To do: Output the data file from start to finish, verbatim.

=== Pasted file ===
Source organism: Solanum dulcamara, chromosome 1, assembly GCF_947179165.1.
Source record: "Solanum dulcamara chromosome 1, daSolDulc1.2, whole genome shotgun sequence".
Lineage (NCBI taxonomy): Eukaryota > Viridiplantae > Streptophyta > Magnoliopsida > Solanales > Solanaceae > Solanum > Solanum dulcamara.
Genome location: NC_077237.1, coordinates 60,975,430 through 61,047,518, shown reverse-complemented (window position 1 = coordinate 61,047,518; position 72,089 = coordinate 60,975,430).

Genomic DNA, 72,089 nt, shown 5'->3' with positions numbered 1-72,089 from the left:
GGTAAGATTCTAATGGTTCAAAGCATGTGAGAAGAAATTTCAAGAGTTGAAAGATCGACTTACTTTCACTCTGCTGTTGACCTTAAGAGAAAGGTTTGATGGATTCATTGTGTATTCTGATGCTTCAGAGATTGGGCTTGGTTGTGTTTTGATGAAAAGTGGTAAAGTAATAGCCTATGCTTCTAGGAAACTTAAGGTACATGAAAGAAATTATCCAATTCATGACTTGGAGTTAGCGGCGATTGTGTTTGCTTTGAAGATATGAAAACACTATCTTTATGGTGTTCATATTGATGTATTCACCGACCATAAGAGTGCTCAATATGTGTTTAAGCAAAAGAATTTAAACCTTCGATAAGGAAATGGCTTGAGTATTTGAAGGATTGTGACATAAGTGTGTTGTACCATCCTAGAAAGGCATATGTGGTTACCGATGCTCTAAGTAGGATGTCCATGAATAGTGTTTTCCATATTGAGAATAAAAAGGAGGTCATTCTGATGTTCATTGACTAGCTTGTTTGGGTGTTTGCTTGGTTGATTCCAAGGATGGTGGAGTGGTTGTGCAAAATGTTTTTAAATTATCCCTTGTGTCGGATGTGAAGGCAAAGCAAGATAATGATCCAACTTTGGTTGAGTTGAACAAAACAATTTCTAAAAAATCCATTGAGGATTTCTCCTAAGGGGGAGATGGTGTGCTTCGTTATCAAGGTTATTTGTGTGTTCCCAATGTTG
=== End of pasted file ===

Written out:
Source organism: Solanum dulcamara, chromosome 1, assembly GCF_947179165.1.
Source record: "Solanum dulcamara chromosome 1, daSolDulc1.2, whole genome shotgun sequence".
Lineage (NCBI taxonomy): Eukaryota > Viridiplantae > Streptophyta > Magnoliopsida > Solanales > Solanaceae > Solanum > Solanum dulcamara.
Genome location: NC_077237.1, coordinates 60,975,430 through 61,047,518, shown reverse-complemented (window position 1 = coordinate 61,047,518; position 72,089 = coordinate 60,975,430).

Genomic DNA, 72,089 nt, shown 5'->3' with positions numbered 1-72,089 from the left:
GGTAAGATTCTAATGGTTCAAAGCATGTGAGAAGAAATTTCAAGAGTTGAAAGATCGACTTACTTTCACTCTGCTGTTGACCTTAAGAGAAAGGTTTGATGGATTCATTGTGTATTCTGATGCTTCAGAGATTGGGCTTGGTTGTGTTTTGATGAAAAGTGGTAAAGTAATAGCCTATGCTTCTAGGAAACTTAAGGTACATGAAAGAAATTATCCAATTCATGACTTGGAGTTAGCGGCGATTGTGTTTGCTTTGAAGATATGAAAACACTATCTTTATGGTGTTCATATTGATGTATTCACCGACCATAAGAGTGCTCAATATGTGTTTAAGCAAAAGAATTTAAACCTTCGATAAGGAAATGGCTTGAGTATTTGAAGGATTGTGACATAAGTGTGTTGTACCATCCTAGAAAGGCATATGTGGTTACCGATGCTCTAAGTAGGATGTCCATGAATAGTGTTTTCCATATTGAGAATAAAAAGGAGGTCATTCTGATGTTCATTGACTAGCTTGTTTGGGTGTTTGCTTGGTTGATTCCAAGGATGGTGGAGTGGTTGTGCAAAATGTTTTTAAATTATCCCTTGTGTCGGATGTGAAGGCAAAGCAAGATAATGATCCAACTTTGGTTGAGTTGAACAAAACAATTTCTAAAAAATCCATTGAGGATTTCTCCTAAGGGGGAGATGGTGTGCTTCGTTATCAAGGTTATTTGTGTGTTCCCAATGTTG